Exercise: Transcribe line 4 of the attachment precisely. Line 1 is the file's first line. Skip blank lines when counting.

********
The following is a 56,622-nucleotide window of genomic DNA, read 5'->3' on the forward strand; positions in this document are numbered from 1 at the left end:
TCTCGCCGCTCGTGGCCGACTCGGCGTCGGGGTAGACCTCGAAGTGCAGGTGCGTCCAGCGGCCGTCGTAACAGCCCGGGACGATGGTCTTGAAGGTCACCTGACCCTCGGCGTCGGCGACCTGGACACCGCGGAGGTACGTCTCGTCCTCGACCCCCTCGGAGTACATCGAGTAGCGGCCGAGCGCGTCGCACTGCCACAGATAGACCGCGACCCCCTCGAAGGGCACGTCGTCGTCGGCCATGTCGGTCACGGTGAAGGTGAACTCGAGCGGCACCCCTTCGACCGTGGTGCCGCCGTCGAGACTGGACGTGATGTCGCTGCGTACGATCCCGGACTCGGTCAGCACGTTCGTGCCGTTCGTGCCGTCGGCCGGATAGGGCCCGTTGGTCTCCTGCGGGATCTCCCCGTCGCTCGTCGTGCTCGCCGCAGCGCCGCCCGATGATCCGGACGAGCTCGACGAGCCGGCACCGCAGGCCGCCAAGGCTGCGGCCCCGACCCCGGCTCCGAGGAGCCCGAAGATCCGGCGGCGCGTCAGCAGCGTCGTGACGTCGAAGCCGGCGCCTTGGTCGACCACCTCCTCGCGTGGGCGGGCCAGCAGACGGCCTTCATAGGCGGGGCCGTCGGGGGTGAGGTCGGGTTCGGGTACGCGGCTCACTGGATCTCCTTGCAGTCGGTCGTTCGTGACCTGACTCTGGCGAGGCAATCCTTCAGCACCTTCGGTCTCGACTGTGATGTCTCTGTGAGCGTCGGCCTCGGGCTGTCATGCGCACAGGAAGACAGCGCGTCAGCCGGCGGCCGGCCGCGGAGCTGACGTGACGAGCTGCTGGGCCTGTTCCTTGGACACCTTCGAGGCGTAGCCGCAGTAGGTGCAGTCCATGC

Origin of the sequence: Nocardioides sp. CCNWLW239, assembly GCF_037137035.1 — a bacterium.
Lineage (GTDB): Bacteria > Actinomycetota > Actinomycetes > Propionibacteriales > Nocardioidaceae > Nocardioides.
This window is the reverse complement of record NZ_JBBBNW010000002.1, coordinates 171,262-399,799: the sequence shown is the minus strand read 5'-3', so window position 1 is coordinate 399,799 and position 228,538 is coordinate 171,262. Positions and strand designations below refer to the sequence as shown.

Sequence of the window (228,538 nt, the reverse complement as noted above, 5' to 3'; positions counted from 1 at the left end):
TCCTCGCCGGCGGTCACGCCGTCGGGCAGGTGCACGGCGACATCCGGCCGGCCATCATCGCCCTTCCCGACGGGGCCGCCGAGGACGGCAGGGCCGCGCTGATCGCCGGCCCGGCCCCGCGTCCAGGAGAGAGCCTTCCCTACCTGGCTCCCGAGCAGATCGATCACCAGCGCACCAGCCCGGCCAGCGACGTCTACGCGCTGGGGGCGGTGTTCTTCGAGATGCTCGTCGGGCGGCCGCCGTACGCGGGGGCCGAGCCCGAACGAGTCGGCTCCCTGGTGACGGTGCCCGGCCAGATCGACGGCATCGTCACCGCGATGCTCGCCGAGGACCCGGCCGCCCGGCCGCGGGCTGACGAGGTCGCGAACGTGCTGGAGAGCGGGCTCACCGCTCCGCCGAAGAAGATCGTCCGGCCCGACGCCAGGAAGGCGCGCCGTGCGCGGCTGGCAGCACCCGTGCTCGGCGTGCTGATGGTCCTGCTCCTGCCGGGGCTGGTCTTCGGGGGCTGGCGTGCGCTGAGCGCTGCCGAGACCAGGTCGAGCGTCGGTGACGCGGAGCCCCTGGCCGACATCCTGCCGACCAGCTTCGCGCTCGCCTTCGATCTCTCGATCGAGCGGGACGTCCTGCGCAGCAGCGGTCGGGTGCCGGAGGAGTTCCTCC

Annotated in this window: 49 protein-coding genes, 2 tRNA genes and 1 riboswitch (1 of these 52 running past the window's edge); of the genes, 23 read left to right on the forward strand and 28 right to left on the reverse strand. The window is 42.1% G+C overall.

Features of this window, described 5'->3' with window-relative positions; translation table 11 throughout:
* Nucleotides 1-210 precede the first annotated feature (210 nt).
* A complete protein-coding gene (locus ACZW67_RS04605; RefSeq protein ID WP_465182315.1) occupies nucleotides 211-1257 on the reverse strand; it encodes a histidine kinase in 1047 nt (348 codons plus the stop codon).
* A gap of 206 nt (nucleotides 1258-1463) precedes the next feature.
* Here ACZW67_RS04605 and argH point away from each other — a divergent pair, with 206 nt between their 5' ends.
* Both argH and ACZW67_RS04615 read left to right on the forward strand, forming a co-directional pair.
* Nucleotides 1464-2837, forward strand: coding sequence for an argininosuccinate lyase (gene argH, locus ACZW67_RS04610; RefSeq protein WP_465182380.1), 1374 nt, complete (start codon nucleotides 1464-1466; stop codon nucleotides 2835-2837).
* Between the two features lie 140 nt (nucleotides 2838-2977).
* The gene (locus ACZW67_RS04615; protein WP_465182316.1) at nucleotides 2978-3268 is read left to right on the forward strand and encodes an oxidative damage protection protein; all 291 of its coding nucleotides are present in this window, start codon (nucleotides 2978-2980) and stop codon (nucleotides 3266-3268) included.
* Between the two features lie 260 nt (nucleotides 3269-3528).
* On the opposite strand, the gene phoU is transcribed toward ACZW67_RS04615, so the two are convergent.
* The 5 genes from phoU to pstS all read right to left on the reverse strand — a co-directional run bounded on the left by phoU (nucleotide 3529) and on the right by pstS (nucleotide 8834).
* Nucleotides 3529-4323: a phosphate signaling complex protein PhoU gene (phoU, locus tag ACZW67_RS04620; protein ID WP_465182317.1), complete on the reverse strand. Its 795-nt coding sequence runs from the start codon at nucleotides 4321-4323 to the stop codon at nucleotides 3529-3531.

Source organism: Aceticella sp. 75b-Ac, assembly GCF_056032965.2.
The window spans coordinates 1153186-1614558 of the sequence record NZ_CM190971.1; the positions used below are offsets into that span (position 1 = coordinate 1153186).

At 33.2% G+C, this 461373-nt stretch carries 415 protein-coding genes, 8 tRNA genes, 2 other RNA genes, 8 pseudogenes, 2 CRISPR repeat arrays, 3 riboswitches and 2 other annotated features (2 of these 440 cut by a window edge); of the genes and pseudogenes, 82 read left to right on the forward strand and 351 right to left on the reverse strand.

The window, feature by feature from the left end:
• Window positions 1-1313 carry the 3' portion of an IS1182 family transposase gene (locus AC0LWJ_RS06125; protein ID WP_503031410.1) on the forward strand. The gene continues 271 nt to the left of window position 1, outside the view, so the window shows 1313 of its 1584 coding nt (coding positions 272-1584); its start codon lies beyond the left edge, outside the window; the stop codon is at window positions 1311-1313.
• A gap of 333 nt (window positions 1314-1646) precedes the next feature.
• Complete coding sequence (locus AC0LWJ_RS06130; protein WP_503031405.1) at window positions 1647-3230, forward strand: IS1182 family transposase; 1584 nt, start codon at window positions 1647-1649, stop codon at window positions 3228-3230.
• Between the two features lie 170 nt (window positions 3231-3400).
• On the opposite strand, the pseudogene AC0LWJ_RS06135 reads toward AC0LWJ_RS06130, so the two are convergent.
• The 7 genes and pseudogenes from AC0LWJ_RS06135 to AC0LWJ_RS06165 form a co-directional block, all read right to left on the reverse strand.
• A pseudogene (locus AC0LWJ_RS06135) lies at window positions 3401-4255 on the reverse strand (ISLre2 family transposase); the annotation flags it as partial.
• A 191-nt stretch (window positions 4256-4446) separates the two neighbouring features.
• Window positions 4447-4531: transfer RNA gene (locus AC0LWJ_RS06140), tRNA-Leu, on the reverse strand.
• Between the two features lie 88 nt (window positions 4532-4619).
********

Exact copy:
Lineage (GTDB): Bacteria > Actinomycetota > Actinomycetes > Propionibacteriales > Nocardioidaceae > Nocardioides.